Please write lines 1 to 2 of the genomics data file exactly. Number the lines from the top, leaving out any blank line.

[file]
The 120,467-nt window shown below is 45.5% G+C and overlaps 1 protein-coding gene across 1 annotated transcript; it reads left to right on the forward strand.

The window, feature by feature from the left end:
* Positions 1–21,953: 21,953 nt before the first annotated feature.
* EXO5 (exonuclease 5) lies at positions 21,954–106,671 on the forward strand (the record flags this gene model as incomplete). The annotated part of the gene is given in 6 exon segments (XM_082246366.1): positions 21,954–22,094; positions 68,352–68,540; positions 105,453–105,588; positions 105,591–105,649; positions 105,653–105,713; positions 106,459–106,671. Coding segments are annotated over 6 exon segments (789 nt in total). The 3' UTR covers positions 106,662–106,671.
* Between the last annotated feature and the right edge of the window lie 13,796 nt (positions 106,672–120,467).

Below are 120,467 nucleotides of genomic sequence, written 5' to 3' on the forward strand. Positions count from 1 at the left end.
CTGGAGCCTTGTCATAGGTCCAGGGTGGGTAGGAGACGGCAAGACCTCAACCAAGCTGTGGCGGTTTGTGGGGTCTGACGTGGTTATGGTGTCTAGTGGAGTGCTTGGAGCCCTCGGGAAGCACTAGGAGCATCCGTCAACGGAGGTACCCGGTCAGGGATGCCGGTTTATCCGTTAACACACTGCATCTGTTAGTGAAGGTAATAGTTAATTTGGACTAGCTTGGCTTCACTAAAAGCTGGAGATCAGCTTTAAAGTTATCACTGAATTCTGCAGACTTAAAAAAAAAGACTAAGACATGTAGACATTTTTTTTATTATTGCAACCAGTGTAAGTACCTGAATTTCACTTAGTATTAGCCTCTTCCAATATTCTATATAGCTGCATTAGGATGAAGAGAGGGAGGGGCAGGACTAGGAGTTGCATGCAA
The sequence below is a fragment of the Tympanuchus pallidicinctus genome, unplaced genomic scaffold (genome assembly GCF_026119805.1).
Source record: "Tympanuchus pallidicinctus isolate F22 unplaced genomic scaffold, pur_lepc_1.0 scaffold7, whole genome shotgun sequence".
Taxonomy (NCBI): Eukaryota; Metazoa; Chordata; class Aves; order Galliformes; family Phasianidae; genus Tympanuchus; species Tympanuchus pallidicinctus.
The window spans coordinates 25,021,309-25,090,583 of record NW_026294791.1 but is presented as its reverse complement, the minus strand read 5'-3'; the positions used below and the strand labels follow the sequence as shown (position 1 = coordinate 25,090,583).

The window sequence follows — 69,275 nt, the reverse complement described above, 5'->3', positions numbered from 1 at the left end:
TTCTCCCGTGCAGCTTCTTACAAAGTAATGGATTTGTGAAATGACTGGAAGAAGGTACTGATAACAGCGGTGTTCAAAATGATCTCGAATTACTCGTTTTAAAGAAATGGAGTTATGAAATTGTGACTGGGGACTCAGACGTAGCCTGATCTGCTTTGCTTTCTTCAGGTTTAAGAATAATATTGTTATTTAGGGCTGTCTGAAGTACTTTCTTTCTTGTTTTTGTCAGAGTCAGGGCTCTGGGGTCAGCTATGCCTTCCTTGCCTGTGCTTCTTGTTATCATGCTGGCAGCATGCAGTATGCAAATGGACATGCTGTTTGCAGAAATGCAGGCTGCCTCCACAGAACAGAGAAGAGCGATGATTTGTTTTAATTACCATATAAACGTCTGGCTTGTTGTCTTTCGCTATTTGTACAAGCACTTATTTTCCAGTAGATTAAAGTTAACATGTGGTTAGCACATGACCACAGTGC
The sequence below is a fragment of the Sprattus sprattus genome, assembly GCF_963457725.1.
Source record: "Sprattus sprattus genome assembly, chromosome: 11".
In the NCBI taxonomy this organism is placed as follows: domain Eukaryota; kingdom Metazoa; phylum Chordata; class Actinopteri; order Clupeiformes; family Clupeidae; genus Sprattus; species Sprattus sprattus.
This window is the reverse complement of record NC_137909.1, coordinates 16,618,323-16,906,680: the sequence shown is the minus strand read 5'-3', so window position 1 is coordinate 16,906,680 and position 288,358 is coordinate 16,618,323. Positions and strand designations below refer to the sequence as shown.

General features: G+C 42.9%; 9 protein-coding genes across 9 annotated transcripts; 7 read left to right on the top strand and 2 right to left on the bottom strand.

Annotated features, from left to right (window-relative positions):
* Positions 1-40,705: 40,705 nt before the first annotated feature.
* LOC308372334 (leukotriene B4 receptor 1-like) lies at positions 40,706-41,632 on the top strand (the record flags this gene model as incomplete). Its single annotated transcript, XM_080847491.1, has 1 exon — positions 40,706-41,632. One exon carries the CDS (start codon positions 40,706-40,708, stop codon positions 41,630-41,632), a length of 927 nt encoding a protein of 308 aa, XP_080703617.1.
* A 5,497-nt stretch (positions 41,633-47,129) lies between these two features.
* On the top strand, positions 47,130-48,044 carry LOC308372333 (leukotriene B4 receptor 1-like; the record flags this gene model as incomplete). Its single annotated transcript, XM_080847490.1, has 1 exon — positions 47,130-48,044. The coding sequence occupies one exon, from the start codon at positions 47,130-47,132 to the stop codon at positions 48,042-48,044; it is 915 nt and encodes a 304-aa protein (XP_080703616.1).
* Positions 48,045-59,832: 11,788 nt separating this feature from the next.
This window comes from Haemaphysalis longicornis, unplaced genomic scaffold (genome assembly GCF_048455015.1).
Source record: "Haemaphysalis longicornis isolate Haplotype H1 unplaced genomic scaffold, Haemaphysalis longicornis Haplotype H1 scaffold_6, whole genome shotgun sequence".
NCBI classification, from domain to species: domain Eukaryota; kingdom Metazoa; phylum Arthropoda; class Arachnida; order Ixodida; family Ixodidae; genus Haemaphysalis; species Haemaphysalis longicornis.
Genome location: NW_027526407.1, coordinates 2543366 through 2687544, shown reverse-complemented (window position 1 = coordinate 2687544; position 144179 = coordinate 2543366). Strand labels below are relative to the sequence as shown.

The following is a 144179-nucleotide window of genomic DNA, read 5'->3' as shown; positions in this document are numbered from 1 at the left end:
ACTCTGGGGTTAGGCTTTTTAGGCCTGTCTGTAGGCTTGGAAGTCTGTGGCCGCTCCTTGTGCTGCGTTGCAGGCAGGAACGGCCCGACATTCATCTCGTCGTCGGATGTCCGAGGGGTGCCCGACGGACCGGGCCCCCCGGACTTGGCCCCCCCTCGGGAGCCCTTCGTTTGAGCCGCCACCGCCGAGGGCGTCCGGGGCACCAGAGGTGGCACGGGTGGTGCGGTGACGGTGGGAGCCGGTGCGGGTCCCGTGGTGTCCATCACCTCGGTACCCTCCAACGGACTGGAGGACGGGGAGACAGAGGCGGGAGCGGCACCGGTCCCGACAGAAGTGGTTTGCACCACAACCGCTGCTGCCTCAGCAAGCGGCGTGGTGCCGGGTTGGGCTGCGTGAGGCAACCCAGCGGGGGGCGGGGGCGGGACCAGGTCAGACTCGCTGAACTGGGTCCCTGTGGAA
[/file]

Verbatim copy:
The 120,467-nt window shown below is 45.5% G+C and overlaps 1 protein-coding gene across 1 annotated transcript; it reads left to right on the forward strand.

The window, feature by feature from the left end: